1. Winter hikes scorch calories.
People who hiked in temperatures of 15 to 23 degrees burned 34 percent more calories than those who hiked in comfortable mid-50s weather, a study from the University at Albany in New York found. The reason? In part, it comes down to temperature—in cold weather, your body burns extra energy just to keep your internal furnace roaring. But the second factor is terrain. “Trudging through the snow adds extra resistance,” says Vincent.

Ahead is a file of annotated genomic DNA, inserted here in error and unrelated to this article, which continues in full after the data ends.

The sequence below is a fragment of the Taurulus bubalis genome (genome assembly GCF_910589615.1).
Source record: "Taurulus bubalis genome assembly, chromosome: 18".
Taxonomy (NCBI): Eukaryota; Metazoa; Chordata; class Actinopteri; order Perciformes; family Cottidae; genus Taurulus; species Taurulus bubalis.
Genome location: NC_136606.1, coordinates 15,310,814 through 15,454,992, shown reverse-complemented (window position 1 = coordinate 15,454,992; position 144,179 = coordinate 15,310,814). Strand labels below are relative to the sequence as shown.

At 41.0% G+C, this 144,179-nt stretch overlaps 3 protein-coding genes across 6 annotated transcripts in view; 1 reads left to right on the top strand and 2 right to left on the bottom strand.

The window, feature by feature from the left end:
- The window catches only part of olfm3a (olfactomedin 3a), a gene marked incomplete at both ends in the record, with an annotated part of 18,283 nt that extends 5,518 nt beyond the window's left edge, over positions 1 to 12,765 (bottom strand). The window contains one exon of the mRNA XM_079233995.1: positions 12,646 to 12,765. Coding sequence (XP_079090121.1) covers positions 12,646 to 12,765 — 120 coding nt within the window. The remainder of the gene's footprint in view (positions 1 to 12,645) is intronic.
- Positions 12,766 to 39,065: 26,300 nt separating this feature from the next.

2. Plus, you’ll build muscle.
In a study in the American Journal of Human Biology, researchers observed people during a three- to four-month outdoor training program in cold climates. Women increased their muscle mass, even while burning more calories than they consumed, unlike the male subjects. “The women were better able to manage the cold than men because they have more body fat and could use those fat stores to fuel the activity,” says study author Cara Ocobock, Ph.D. That is, their bodies were less likely to break down muscle for fuel—allowing for the muscle gain as they lost six pounds of fat on average.